There is a yearly event held around Halloween in Tucson, Arizona, called Nightfall in Old Tucson. I went one year and it is a neat place to visit if you are in the area. It takes place in Old Tucson studios, where much of the old-time westerns were filmed. The event is somewhat kid friendly, although there are “ghosts” with impressive makeup work who will follow you around the park. Then there are the haunted house areas that are geared more towards adults. I believe the one that left an impression on me was called Inferno.
Again, the visuals were pretty impressive. We had a group of
five people going through. I was in the back with a friend of mine. We quickly discovered
that the back of a group is not fun. These are the people who get picked on. We
were a little jumpy by the middle of the walkthrough when the scariest thing
happened. My friend betrayed me and let some man in a clown mask come out of
the corner and around her. He then stood silently with his head next to my
shoulder. I first had that feeling that creeps up the spine… something was not
there before…someone was watching me. Then I turned and two inches from my face
was a wicked clown mask. I am not ashamed to say I screamed, and then pushed my
friends (who were admiring the view in front of them) through the rest of the
maze in a run to escape. I was looking over my shoulder for weeks after.
Remembering this event, I started wondering…when did clowns
become scary? They started out as such sweet characters; happy, in need of
drawing out a laugh. I know some kids are afraid of clowns now, but I always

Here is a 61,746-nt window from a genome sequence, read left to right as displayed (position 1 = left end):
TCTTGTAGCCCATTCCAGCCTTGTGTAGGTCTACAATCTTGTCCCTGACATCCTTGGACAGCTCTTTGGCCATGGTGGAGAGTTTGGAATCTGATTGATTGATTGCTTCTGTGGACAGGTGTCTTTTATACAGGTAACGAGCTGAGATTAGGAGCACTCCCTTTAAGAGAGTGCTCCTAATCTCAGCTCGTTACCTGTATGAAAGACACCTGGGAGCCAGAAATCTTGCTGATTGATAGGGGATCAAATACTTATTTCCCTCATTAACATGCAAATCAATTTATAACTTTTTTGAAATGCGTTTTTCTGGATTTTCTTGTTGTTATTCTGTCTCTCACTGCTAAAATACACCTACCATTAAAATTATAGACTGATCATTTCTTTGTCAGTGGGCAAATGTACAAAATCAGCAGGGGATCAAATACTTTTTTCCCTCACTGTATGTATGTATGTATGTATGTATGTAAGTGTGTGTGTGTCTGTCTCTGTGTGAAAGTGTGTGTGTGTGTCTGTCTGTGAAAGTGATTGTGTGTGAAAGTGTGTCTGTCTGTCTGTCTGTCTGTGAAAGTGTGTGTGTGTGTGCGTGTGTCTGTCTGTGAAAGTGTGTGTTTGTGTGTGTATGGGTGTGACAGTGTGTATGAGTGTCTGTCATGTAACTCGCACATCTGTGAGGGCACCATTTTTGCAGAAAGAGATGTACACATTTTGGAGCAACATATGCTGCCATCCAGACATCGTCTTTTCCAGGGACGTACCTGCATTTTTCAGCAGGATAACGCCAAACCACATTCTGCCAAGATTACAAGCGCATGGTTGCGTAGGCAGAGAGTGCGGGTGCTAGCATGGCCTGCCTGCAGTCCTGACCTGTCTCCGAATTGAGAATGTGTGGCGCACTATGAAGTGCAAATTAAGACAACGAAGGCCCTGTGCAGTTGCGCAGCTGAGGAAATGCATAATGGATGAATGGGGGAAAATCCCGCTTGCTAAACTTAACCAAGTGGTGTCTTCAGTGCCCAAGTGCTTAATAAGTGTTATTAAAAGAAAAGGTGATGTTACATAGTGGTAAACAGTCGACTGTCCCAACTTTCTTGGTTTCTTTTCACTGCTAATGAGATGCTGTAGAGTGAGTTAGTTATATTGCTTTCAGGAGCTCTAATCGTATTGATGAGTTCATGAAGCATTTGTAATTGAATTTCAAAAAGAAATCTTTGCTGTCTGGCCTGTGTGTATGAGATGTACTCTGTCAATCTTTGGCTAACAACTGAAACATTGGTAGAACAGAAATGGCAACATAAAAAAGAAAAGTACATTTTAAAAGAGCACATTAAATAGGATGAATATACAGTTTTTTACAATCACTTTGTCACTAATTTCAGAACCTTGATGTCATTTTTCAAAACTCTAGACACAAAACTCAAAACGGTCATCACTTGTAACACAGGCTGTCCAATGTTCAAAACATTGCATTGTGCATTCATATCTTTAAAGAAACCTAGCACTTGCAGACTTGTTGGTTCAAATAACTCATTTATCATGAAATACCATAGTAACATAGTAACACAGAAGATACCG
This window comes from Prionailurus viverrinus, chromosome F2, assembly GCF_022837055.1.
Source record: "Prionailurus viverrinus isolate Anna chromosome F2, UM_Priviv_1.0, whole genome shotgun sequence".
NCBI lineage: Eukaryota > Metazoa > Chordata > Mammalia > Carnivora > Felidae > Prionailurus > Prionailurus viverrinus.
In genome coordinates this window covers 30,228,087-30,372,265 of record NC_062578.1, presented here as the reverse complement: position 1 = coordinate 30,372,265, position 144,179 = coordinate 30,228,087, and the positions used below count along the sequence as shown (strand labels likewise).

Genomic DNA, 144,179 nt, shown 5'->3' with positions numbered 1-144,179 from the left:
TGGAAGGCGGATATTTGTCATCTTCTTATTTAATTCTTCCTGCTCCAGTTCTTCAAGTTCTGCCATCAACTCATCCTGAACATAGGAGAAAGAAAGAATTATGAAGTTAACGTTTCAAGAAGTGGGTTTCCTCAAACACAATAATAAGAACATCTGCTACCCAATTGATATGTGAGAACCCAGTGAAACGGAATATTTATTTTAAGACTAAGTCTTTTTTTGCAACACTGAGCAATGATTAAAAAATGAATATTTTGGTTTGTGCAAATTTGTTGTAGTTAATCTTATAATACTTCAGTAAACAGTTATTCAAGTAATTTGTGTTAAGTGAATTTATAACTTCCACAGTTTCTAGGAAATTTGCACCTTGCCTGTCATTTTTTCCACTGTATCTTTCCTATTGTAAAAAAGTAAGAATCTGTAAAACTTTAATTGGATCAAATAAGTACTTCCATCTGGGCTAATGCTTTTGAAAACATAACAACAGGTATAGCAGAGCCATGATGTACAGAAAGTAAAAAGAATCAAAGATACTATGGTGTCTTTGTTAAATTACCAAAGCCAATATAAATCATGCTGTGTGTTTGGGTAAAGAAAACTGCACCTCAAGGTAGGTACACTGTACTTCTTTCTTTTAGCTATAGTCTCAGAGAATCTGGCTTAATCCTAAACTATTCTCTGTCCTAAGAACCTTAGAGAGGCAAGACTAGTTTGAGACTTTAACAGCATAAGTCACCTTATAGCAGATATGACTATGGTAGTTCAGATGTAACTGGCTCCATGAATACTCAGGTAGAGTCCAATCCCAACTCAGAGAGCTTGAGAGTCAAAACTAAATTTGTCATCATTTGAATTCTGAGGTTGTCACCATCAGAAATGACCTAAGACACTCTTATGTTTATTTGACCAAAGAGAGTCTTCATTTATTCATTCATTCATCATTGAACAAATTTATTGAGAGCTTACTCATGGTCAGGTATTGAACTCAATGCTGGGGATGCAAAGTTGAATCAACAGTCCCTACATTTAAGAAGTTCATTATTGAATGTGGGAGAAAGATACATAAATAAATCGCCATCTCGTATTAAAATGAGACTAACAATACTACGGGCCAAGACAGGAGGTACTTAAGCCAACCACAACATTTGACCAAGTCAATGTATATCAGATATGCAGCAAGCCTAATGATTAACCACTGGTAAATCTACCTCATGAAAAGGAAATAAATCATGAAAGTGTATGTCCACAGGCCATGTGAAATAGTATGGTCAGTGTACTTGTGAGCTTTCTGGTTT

contributed this to the sadistic things we make clowns do nowadays. I think
part of it has to do with the same contrast I discussed earlier in the week.
Clowns are supposed to be innocent and happy. But it’s pretty scary to think of
a clown that is joyful while killing someone.
Who first came up with this idea? Sure, we could blame
Stephen King’s It. But was he really the
first? Did everyone love clowns before that movie? What about The Joker from the Batman comics? Somewhere there
was a transformation in this character. I see more “scary” clowns than I see
traditional anymore. In fact, there was a restaurant in my hometown with clowns
lining the shelves in the dining area. There was nothing wrong with them, none
menacing. Yet, the place became known not by their name but by “the place with
the freaky clowns.” They have since removed the collection.
So, have we left the era where clowns are happy and fun? Are
they now defined as only scary? And, if so, does that ruin the contrast that
made them so scary in the first place? Some things to ponder on the weeks
leading up to the thirty-first.